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Assassin bugs deceive hungry spiders

Big spiders may frighten haunted house visitors this week, but spiders themselves would do well to fear assassin bugs.
Image: Assassin bug
Some assassin bug species, such as those nicknamed "termite eaters," can benefit humans. Anne Wignall
/ Source: Discovery Channel

Big spiders may frighten haunted house visitors this week, but spiders themselves would do well to fear assassin bugs.

A new study has just revealed the bugs' devious and deadly tactics. Like nightmarish bass players, assassin bugs pluck spider silk in webs, mimicking the movements of exhausted, stuck prey. When the hungry spider eases in for what it thinks is a sure meal, the assassin bug taps the spider, and then grabs, stabs and eats it.

The hunting technique, described in the latest Proceedings of the Royal Society B, exemplifies what's known as "aggressive mimicry," when a predator advertises its presence, yet uses deception to lure in its prey.

For the study, Anne Wignall, a researcher in the Department of Biological Sciences at Macquarie University, and co-author Phillip Taylor analyzed the assassin bug's hunting method.

They began by collecting spiders, as well as assassin bugs, on the grounds of their university. They also captured vinegar flies and aphids — usual spider prey — and leaves to simulate debris falling into a spider web.

Spiders and their webs were placed on a vibration-isolating table. Vibrations made in the webs by stuck flies, aphids, spiders-seeking mates and the falling leaves were all recorded and measured. The scientists also measured vibrations made by assassin bugs that plucked the web silk.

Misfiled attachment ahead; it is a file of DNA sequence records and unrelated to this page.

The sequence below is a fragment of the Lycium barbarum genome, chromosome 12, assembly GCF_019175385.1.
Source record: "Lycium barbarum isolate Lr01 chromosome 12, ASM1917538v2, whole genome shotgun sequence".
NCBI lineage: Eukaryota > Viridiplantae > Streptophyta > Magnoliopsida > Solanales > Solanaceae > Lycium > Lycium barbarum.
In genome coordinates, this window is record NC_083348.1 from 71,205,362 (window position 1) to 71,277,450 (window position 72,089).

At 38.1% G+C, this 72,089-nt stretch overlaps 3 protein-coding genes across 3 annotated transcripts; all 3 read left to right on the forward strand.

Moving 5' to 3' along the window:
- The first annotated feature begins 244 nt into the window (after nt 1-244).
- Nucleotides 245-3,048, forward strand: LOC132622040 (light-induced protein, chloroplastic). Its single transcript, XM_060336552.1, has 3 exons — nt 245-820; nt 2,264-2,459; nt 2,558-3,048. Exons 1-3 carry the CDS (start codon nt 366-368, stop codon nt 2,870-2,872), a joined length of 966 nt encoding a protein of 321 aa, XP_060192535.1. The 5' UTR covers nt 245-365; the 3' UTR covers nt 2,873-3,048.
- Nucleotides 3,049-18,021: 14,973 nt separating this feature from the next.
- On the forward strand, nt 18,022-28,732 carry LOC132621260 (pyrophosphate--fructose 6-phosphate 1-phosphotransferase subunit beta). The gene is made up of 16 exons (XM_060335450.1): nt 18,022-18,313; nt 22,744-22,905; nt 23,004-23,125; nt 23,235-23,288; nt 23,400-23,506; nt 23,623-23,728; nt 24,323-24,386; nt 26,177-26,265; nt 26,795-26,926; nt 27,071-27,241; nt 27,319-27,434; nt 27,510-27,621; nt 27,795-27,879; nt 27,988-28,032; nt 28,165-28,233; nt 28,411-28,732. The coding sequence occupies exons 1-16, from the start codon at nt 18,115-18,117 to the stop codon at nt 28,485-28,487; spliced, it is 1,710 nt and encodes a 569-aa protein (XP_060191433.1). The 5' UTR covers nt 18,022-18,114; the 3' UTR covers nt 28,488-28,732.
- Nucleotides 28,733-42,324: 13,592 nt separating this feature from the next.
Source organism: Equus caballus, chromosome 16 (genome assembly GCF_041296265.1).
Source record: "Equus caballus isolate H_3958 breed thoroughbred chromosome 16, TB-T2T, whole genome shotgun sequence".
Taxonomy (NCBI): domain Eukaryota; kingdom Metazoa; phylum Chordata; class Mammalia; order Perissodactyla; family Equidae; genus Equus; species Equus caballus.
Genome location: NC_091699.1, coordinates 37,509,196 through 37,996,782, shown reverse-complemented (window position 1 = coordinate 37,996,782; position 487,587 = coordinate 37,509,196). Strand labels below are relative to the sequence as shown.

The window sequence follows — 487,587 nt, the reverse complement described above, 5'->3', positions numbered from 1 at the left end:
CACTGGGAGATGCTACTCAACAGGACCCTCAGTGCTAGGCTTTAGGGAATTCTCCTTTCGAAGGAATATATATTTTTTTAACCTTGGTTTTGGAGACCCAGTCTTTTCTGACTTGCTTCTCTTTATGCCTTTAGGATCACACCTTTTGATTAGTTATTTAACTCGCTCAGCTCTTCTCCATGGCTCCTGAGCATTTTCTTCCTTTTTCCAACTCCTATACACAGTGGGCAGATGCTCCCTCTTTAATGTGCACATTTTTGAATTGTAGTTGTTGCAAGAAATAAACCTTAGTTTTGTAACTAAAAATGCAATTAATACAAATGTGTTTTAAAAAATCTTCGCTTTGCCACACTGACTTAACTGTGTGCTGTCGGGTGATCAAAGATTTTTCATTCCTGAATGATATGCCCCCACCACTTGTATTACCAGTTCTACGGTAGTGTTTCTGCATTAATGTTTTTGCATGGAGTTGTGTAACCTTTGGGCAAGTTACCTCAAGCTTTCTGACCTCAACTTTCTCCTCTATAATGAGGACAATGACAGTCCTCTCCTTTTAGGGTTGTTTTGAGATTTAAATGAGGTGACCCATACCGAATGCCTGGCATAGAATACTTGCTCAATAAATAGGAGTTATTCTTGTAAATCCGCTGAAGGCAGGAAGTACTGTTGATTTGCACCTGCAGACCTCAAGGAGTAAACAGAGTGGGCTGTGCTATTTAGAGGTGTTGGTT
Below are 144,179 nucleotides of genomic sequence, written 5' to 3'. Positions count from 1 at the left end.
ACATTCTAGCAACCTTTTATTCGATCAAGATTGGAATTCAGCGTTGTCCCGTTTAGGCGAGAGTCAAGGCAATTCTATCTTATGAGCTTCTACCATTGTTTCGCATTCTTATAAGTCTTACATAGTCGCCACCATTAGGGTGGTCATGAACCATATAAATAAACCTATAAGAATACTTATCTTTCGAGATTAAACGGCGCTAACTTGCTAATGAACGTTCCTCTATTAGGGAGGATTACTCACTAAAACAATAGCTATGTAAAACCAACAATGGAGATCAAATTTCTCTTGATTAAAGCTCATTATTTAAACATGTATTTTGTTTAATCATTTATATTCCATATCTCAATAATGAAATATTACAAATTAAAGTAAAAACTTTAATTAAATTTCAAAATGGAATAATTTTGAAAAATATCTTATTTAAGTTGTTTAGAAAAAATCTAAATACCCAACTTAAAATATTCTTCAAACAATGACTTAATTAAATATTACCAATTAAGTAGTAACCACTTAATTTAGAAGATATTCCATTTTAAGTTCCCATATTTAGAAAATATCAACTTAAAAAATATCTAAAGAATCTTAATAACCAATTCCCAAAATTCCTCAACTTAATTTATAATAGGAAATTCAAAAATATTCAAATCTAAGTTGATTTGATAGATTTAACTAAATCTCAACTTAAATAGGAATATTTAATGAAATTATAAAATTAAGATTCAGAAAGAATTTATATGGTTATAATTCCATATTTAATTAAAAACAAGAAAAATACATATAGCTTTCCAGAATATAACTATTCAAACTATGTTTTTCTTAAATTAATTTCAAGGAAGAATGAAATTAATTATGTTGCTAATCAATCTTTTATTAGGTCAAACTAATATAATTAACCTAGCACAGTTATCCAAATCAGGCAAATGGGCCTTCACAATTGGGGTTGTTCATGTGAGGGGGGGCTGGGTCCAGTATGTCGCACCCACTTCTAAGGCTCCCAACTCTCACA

"Spiders tended not to respond to leaves and female spiders responded to male courtship by entering a characteristic copulatory position," according to the researchers.

Spiders reacted to the assassin bug silk plucks, however, as they did to struggling prey. Measurements of the pluck vibrations even showed that the "bad vibes" were nearly identical to those made by tired, stuck prey.

"To a spider, the vibrations generated by bugs may resemble small or exhausted prey that cannot mount high amplitude or high frequency struggles," Wignall and Taylor wrote.

Once the spider comes to investigate the plucking, which it senses by touch, the assassin bug will "tap the spider a few times while moving into position and attacking," Wignall noted.

Assassin bugs stalk spiders, too.

"The assassin bugs that stalk the spiders will tap the spider gently and very carefully with their antenna while they slowly move into position above the spider's body to attack," Wignall explained. "Once in position, the assassin bug will quickly stab the spider with its mouth part, called a proboscis or rostrum."

"The spider will usually stop struggling within 10 seconds of being stabbed by the assassin bug," added Wignall.

Studies on the behavior and biology of certain species of assassin bugs, such as those from South America, could help to wipe out Chagas disease, a parasitic infection.

According to the Howard Hughes Medical Institute, the protozoan parasite that causes the disease — and is spread by South American assassin bugs — affects millions of people each year, leading to severe chronic illness and tens of thousands of deaths.

"Anyone can be bitten by an insect while on holiday and unknowingly contract a parasitic disease," said Momar Ndao, laboratory director of the National Reference Center for Parasitology. "For example, people with Chagas disease — caused by a parasite transmitted through the bite of the South American assassin bug — can remain symptomless for two to three decades, while the parasites slowly invade the body's organs."

But some assassin bug species, such as those nicknamed "termite eaters," can benefit humans. These cunning pest-killers use dead termites to trick live ones into approaching them. This talent could make these assassin bugs a handy, natural form of pest control.